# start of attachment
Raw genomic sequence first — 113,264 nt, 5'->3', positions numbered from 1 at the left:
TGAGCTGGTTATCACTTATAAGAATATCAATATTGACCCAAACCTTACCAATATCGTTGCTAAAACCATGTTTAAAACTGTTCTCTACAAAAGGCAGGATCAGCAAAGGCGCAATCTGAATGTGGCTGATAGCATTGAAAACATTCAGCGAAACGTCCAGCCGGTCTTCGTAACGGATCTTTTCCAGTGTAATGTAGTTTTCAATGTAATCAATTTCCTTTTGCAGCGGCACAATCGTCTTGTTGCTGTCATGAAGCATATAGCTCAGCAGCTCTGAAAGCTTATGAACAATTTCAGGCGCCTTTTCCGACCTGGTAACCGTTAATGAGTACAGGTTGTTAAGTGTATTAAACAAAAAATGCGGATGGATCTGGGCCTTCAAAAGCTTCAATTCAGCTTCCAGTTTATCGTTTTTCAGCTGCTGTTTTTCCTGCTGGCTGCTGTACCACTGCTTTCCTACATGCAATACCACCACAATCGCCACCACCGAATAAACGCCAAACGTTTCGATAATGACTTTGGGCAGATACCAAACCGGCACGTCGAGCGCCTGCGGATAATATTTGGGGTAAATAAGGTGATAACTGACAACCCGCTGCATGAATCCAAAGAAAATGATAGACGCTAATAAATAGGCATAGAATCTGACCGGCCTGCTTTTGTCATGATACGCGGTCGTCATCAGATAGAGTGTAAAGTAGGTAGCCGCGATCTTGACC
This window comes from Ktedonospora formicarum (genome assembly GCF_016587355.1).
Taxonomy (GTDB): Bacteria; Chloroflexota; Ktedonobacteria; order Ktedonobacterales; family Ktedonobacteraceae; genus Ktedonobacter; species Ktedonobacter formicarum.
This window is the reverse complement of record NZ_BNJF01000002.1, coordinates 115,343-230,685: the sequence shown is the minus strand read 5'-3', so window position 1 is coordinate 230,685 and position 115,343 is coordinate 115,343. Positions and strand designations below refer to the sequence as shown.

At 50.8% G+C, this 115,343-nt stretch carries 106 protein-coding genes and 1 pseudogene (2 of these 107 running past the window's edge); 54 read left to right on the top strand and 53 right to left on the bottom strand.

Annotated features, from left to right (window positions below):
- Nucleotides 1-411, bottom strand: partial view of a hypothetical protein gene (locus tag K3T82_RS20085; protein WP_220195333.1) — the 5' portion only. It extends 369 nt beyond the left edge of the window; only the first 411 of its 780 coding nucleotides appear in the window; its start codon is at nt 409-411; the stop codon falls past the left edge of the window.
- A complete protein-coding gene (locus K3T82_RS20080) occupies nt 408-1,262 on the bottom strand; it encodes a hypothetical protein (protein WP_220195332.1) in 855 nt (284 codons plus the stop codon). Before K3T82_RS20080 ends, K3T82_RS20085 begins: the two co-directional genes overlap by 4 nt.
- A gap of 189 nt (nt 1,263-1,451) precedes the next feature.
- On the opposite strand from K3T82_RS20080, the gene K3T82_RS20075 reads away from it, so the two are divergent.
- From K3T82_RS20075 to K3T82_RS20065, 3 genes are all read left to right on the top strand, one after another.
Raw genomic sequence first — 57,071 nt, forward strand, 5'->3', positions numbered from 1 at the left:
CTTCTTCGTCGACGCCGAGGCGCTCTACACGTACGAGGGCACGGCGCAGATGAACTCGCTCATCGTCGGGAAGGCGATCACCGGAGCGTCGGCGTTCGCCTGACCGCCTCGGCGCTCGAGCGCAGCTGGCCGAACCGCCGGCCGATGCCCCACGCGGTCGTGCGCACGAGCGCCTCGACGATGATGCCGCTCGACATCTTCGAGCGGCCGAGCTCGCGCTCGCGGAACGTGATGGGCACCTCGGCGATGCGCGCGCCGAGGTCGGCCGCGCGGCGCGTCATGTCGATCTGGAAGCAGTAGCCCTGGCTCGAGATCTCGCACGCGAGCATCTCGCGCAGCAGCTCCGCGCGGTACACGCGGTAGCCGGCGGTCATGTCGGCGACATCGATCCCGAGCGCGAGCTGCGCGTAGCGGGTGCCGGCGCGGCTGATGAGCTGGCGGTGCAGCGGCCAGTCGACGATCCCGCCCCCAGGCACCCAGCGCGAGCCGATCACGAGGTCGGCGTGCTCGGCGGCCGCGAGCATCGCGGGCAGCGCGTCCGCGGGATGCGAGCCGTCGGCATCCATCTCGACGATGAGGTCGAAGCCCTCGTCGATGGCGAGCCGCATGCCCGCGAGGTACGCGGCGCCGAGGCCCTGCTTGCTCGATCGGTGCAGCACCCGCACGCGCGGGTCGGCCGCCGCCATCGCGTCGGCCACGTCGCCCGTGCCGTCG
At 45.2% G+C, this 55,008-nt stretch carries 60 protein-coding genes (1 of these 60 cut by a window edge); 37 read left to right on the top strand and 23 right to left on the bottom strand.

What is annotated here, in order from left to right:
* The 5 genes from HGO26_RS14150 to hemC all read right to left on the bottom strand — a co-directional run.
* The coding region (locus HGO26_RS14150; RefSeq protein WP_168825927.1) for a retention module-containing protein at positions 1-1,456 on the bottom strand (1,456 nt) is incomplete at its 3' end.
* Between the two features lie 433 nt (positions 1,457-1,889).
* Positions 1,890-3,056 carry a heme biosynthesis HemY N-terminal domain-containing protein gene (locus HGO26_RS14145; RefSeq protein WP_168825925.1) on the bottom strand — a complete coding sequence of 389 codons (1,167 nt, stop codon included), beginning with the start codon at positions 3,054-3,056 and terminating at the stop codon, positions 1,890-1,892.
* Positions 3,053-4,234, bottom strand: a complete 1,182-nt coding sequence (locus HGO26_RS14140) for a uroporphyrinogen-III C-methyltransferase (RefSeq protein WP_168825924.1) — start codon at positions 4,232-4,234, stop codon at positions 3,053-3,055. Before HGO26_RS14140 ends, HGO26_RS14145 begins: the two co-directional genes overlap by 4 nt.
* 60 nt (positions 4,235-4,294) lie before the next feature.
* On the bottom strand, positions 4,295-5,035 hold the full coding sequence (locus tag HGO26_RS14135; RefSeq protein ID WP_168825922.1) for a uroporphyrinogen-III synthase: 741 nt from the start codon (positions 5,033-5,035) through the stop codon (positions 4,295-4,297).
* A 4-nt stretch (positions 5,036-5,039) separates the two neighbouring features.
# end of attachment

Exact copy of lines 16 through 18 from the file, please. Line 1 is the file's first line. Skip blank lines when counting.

What is annotated here, in order from left to right:
* The 5 genes from HGO26_RS14150 to hemC all read right to left on the bottom strand — a co-directional run.
* The coding region (locus HGO26_RS14150; RefSeq protein WP_168825927.1) for a retention module-containing protein at positions 1-1,456 on the bottom strand (1,456 nt) is incomplete at its 3' end.